Cover Oregon head: State might scrap all or part of failing website

Cover Oregon head: State might scrap all or part of failing website
SALEM, Ore. – Was it all for nothing?
Interim Cover Oregon head Bruce Goldberg said Wednesday that while his team is making progress on fixing a flood of problems with the health exchange’s foundering website, it might ultimately have to scrap all or part of a system in which two years and tens of millions of dollars have been invested.
Goldberg testified Wednesday morning before the Joint Committee on Legislative Audits, Information Management and Technology.
“It’s no secret to anybody in this room or in this state that we don’t have a fully functioning website,” Goldberg said, the first in a long series of admissions that there are major problems with the site.
Goldberg said when he took over for former director Rocky King last month the site had 48 critical errors. That number is now down to 13.
Still, Goldberg said that the state will decide in the next month or two whether to begin incorporating a system used either by other states or the one used by the federal government.
“We need to start looking at – beyond March – what are our contingencies,” Goldberg said. “Be that other state systems or parts of the federal system to help with open enrollment. I don’t think we are at the point in time to make that decision, but we need to begin to make that plan.”
Goldberg said if the decision is made to move on, the state will try to leverage parts of the current system to avoid completely wasting a program in which the federal government initially invested $48 million.
Later, in a hearing before the House Interim Committee on Health Care, Rep. Jason Conger, R-Bend, called for an end to Cover Oregon.
"This is the most embarrassing train wreck I've ever seen," Conger said. "I’ve lost all faith in Cover Oregon. I’ve lost all faith in the website I think Cover Oregon’s credibility with the public has been damaged irreparably, meaning they’re not gonna sign up.
"All of these things lead one to the conclusion that perhaps it’s time to throw in the towel."
Conger - who is running for the Senate seat occupied by Jeff Merkley - is at least the second lawmaker to call for an end to the exchange in the last week. Rep. Dennis Richardson, R-Central Point, do so last week.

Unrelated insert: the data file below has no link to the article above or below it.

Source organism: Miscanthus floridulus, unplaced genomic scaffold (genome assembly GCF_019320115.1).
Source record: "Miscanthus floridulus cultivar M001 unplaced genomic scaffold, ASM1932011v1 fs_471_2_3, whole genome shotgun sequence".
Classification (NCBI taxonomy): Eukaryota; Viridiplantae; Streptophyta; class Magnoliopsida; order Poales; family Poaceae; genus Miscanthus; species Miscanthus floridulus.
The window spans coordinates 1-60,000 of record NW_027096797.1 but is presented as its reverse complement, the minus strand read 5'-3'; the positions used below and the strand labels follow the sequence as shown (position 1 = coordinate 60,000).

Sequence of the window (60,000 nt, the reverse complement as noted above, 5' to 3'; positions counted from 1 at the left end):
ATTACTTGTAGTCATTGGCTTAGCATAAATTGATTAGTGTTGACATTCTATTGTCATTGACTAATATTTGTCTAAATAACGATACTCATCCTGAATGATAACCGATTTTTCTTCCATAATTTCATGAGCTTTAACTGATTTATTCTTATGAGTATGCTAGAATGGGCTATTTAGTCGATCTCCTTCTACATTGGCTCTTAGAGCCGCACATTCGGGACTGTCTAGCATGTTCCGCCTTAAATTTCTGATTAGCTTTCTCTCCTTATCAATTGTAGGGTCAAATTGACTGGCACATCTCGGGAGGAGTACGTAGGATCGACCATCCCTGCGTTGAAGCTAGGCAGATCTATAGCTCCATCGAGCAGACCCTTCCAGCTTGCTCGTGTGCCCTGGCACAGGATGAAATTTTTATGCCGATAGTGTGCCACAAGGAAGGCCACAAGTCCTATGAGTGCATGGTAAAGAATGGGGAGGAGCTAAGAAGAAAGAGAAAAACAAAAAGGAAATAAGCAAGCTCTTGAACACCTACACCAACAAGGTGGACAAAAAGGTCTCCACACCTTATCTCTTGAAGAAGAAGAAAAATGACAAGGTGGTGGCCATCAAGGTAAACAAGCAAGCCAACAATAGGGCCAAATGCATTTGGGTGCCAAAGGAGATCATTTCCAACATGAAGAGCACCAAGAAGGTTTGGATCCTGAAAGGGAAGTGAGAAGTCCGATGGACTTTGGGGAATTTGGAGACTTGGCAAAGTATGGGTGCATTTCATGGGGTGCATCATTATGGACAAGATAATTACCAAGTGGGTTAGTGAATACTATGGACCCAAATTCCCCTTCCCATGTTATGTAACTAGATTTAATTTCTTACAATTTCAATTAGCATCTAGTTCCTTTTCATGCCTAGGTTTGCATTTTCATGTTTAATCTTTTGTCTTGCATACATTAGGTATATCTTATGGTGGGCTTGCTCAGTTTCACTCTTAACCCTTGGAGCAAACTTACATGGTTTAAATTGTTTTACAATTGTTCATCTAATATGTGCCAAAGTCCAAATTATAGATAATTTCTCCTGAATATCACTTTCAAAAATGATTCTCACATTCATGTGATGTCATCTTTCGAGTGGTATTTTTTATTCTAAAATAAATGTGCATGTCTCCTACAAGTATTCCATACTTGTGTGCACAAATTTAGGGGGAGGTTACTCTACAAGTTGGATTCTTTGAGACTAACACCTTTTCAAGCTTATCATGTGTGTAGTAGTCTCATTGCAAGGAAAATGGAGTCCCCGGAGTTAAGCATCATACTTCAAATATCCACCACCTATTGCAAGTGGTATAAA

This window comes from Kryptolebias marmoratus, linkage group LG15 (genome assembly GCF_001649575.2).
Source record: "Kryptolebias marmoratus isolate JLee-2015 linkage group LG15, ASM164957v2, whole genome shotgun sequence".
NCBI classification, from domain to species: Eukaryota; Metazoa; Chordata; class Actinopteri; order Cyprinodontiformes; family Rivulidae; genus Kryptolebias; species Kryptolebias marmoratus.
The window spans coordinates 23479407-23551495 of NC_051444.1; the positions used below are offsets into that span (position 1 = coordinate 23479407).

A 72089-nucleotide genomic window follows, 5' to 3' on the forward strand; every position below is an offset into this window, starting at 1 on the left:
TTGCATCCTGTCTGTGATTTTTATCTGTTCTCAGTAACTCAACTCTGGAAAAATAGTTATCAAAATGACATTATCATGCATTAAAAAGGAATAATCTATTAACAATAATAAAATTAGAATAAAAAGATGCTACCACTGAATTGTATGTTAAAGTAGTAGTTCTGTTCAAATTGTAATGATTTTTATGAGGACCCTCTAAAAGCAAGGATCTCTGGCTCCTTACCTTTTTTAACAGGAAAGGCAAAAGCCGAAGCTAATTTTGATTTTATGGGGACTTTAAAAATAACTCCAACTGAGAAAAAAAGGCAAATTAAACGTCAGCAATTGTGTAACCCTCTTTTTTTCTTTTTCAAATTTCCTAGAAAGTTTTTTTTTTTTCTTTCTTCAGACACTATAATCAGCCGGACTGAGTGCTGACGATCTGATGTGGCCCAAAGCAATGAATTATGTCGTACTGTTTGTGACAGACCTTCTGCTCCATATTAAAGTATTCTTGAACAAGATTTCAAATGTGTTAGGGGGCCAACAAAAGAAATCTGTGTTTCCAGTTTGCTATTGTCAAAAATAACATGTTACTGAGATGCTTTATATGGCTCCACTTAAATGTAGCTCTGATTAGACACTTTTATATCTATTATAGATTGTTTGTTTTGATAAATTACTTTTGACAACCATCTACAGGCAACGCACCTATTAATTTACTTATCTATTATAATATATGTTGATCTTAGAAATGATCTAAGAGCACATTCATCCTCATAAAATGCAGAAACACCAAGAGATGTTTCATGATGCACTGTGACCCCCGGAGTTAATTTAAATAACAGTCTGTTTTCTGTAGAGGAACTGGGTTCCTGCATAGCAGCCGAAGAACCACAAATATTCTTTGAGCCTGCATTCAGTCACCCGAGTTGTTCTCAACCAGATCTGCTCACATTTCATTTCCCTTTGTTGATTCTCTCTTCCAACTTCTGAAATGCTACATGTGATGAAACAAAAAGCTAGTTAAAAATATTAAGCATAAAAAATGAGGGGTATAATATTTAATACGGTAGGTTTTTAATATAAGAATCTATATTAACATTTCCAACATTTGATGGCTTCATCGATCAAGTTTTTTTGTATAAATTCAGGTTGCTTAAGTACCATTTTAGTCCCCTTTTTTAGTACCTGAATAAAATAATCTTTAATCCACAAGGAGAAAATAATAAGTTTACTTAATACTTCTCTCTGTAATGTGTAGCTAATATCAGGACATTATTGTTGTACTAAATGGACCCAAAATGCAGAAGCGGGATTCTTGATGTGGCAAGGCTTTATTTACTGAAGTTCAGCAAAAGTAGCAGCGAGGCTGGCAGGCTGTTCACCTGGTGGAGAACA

Legislators also tried to pin Goldberg down on why the public wasn’t notified sooner that the site was likely to fail.
“What I’m trying to figure out, and it’s just driving me a little bit crazy – when I met with Rocky King, he told me that they knew for sure the system would not be operating Oct. 1 in early August,” said Sen. Richard Devlin, D-Tualatin. “What I’m trying to really understand is why there wasn’t an overt message that this system is not going to be operating, that we’re going to have alternatives.
“I’m trying to figure out why someone didn’t come forward and say ‘the emperor has no clothes.’”
Goldberg said that while he was aware of problems with the website, he had been assured by King and former CIO Carolyn Lawson that they would be mitigated in time for launch.
From its inception the project was beset by red flags from independent auditor Maximus. The assessments, which turned out to accurately predict the website’s failure, were all sent to Goldberg in his former role as the head of the Oregon Health Authority.
After the meeting, KATU Investigators asked Goldberg why he didn’t pay closer attention to the Maximus reports - the history of which KATU Investigators recently detailed - and why he didn’t try to intervene sooner if he was aware of the problems.
“There was always a high degree of risk – that was always a part of the process,” Goldberg said. “There was never an indication the site wouldn’t be able to launch, until Sept. 28.”
Rep. Kim Thatcher, R-Keizer, asked “How many people at Cover Oregon have been fired or otherwise held accountable for their bungling?"
Goldberg avoided the question, saying he was accountable and that an independent assessment that will be performed by a company called First Data will look at who’s responsible. He later acknowledged nobody has been fired, saying “you’ll have to talk to their department heads.”
Cover Oregon CIO Aaron Karjala also answered questions and gave a technical assessment of where the project sits. 
When Sen. Alan Olsen, R-Canby, asked whether the site was hacker-proof, Karjala said it is still undergoing rigorous testing.
“I’m sorry you answered the question that way, because the first thing we should’ve done is make sure it was hacker-proof,” Olsen said. “We’re asking people to give out very sensitive information.”
Goldberg also said the 400 workers the state has hired to process paper applications in the interim cost about $3.3 million through Jan. 1, which will be split by OHA and Cover Oregon. 
He said while Lawson was partially to blame –“I think we all share that disappointment,” he said – some of the fault also lies with Oracle, the company the state hired to provide software and technical expertise. He said Cover Oregon is currently withholding $28 million from Oracle until the website is functioning.
At the beginning of the hearing, new Oregon CIO Alex Pettit – who will be tasked with righting the Cover Oregon ship and ensuring the state doesn’t mismanage future IT projects - was introduced to the committee. 
“My sympathies to you,” Devlin said.

 Full coverage of the troubled Cover Oregon website: